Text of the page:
When the police come across an accident scene, they rarely encounter a situation where they need to arrest one of their own. However, a recent car accident resulted in just this occurrence for one police department. In this particular case, a New Jersey officer found himself being arrested for drunk driving rather than being the one making an arrest.
The incident occurred as police came across a car with the non-responsive officer on the driver’s side of his own vehicle. He was off-duty at the time. The car had apparently crashed through a wall and stopped on a rock. Officers who found the off-duty cop reported that his speech was slurred and they smelled alcohol once they woke him up. They also claimed that his lips were stained from what they apparently guessed was red wine.
The accused officer was suspended without pay from his position in the force. His gun, which was on him at the time of arrest, was confiscated along with his badge. He was reportedly present at a private party for a police director earlier in the night, where he played bagpipes in a band led by other police officers. At the time of his arrest, the officer refused to take a breathalyzer test.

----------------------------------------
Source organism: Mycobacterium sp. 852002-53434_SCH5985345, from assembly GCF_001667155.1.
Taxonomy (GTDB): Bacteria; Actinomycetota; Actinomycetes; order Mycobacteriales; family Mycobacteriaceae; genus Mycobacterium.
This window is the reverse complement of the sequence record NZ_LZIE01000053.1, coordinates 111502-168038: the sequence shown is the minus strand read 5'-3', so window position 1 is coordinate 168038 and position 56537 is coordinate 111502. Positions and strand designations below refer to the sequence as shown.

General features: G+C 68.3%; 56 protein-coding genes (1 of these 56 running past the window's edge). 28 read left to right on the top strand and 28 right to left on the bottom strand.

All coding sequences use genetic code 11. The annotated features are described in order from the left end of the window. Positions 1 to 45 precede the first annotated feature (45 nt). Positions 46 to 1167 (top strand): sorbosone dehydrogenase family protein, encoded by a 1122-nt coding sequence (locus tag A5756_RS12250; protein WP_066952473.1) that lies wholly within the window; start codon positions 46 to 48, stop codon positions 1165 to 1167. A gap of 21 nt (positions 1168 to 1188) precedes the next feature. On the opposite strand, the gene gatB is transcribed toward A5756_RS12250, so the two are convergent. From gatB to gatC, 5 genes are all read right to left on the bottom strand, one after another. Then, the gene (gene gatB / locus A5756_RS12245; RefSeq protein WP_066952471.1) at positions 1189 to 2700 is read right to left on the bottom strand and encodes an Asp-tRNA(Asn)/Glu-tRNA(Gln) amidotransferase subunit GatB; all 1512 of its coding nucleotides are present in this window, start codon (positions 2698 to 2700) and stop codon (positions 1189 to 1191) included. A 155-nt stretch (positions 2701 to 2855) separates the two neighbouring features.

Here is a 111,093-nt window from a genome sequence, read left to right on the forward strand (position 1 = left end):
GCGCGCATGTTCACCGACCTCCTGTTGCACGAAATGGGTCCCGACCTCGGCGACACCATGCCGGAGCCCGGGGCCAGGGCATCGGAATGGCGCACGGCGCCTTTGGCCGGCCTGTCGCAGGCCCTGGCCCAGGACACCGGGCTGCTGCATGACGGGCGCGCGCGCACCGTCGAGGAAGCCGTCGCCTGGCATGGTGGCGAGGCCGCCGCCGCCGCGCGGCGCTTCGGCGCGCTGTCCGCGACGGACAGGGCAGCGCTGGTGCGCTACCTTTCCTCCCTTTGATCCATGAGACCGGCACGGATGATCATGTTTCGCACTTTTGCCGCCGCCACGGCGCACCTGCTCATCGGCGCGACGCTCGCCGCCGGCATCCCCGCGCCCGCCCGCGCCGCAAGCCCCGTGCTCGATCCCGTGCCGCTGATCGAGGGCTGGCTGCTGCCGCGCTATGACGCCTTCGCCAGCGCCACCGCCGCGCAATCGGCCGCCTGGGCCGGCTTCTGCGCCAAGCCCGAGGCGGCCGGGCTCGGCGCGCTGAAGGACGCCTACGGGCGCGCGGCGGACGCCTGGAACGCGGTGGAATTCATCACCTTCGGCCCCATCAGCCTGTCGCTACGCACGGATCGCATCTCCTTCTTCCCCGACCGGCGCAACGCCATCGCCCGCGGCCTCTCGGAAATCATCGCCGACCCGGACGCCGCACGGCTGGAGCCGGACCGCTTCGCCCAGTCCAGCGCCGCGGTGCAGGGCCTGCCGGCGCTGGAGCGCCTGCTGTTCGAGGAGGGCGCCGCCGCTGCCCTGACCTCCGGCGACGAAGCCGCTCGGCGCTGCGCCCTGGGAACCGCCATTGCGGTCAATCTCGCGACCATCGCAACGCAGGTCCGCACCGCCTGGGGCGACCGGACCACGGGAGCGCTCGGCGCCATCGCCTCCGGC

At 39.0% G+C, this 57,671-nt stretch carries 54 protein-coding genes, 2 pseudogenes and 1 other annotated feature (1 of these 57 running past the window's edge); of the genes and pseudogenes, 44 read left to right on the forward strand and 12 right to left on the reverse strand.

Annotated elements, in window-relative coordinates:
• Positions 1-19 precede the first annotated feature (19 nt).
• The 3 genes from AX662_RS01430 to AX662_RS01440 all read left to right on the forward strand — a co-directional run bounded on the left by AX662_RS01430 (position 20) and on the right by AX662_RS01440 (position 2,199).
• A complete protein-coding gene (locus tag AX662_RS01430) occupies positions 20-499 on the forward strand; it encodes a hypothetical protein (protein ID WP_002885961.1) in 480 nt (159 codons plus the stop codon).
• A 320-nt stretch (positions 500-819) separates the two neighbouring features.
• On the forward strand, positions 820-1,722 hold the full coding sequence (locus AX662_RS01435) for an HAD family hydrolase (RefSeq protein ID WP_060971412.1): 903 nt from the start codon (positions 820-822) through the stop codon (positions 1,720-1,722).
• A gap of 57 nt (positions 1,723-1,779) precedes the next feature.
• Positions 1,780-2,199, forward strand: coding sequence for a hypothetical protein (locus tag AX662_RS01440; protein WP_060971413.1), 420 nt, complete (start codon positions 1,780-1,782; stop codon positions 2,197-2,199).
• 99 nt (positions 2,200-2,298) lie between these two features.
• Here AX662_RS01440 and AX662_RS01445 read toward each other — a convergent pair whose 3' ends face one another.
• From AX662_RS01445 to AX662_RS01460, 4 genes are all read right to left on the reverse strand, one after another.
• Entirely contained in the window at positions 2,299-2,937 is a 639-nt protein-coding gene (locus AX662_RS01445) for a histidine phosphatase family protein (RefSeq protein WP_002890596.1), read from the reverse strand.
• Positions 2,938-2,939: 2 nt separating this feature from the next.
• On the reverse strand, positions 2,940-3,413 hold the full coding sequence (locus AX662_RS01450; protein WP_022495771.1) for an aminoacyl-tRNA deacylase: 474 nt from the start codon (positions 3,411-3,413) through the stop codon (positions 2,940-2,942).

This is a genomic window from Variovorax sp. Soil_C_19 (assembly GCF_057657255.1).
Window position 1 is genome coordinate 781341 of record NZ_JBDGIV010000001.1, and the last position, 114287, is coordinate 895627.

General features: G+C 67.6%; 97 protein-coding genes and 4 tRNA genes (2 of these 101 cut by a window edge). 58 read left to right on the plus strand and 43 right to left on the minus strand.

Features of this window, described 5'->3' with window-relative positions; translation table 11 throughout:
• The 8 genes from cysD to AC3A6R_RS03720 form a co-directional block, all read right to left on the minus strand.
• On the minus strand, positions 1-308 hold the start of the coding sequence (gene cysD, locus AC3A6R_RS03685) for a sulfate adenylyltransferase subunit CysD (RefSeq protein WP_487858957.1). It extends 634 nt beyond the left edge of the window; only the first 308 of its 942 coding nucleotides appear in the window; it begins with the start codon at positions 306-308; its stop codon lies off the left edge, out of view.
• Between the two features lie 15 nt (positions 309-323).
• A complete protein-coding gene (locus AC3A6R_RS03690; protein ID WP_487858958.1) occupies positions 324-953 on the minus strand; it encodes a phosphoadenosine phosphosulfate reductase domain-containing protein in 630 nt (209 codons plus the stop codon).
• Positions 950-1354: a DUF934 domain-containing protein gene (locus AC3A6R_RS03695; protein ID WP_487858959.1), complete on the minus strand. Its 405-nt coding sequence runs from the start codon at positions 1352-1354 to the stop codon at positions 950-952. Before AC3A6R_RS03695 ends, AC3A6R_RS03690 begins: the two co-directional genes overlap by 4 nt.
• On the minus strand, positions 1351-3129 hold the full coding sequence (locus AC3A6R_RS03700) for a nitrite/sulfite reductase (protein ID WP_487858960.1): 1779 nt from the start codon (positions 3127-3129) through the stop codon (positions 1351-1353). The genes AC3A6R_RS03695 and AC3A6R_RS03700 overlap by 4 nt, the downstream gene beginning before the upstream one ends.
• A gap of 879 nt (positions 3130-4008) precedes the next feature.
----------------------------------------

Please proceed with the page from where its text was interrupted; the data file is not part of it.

For individuals with high-profile or law enforcement positions, getting arrested for any kind of criminal charges can be embarrassing and can also affect their careers. This New Jersey officer who is now facing drunk driving charges is already going to lose a certain amount of pay and his reputation may take a hit also. When someone is found to be passed out in their car, altered speech or smells may lead officers to conclude that the operator has been drinking. In court, it may possibly be difficult to prove drunk driving based on what can be construed as observations of police officers without blood test results or breathalyzer results. Fighting a drunk driving charge or charge of refusal to submit to a Breathalyzer may help those accused safeguard their careers and finances or minimize their punishment.
Source: nj.com, “N.J. State Police detective charged with drunken driving after crash,” Christopher Baxter, Jan. 17, 2013